On Wednesday, AT&T U-Verse license deals with Rainbow Media will expire. Rainbow, who owns cable networks AMC, WE tv, IFC, Sundance, and others, may be dropped from the channel line-up if renewal agreements are not approved. But that is not the only story in town. ABC/Disney is also negotiating carriage renewal agreements for both its broadcast channel and its cable networks with Time Warner Cable. And rather than sit back and watch, Verizon is taking a proactive competitive stance to woo customers, assuming channels will be dropped. "In a move that underscored the shifting nature of these Big TV brawls, Verizon ads warned consumers that Time Warner’s contract with Disney — supplier of ESPN, ABC and Disney Channel — expires on Sept. 2. Referring to ABC’s dispute with Cablevision in March, when millions of viewers were deprived of part of the Oscars, the ads asked people to pre-emptively switch to Verizon’s FiOS service." How Bold!
Now these two negotiations are being aired in public light just as Comcast and NBC are negotiating their merger with the FCC and DOJ. Are content and distribution meant to live under the same roof? Does enabling such cohabitation hurt other relationships? How can NBC negotiate a fair deal with Time Warner, Verizon, AT&T, and others, when it is owned by a fellow cable company. What is the fair market price? Who gets hurt more, the shareholder or the customer?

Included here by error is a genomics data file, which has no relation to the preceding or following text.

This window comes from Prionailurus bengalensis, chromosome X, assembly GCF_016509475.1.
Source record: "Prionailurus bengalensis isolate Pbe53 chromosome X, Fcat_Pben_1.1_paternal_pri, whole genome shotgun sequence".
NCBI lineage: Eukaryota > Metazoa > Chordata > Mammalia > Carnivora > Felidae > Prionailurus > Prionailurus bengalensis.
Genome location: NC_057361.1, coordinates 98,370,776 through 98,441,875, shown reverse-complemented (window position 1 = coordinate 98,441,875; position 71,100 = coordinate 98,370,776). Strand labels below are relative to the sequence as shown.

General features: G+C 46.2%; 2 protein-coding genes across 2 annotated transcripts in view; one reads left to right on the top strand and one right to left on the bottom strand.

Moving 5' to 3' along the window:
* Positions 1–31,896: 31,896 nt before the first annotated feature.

These public negotiations allow consumers to see that any license fee increase will raise the subscription price of the cable service. Cable companies will not swallow the increase and reduce its profit margin. So when the negotiations are internal, who knows what the fair market price becomes. How can the other distributors be sure they are negotiating a fair market rate? Are we heading down the path where Verizon will need to buy a broadcast network in order to compete on level ground with Comcast? Does Time Warner buy a third network? And does AT&T buy the fourth. Four mega-content and distribution companies controlling media, what is released and where. Is this the direction the FCC and DOJ want to go? It is the slippery slope that comes into greater focus when content and distribution companies negotiate their license deals by the light of the day.